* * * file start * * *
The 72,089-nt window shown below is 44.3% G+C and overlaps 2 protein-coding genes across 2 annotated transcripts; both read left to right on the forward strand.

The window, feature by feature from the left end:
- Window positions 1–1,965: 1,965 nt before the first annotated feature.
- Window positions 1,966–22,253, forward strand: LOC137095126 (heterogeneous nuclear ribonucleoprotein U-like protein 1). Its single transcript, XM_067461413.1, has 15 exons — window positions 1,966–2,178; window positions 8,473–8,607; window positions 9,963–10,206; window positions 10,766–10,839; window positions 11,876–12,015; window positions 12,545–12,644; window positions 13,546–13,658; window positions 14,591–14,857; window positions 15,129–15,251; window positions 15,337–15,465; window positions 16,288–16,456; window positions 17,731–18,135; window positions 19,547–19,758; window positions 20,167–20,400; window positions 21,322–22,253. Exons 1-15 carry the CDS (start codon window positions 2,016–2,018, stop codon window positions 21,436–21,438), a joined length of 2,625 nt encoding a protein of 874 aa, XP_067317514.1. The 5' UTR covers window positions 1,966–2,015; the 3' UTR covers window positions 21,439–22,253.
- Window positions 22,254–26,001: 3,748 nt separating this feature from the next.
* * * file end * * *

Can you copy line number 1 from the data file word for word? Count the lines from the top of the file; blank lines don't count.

The 72,089-nt window shown below is 44.3% G+C and overlaps 2 protein-coding genes across 2 annotated transcripts; both read left to right on the forward strand.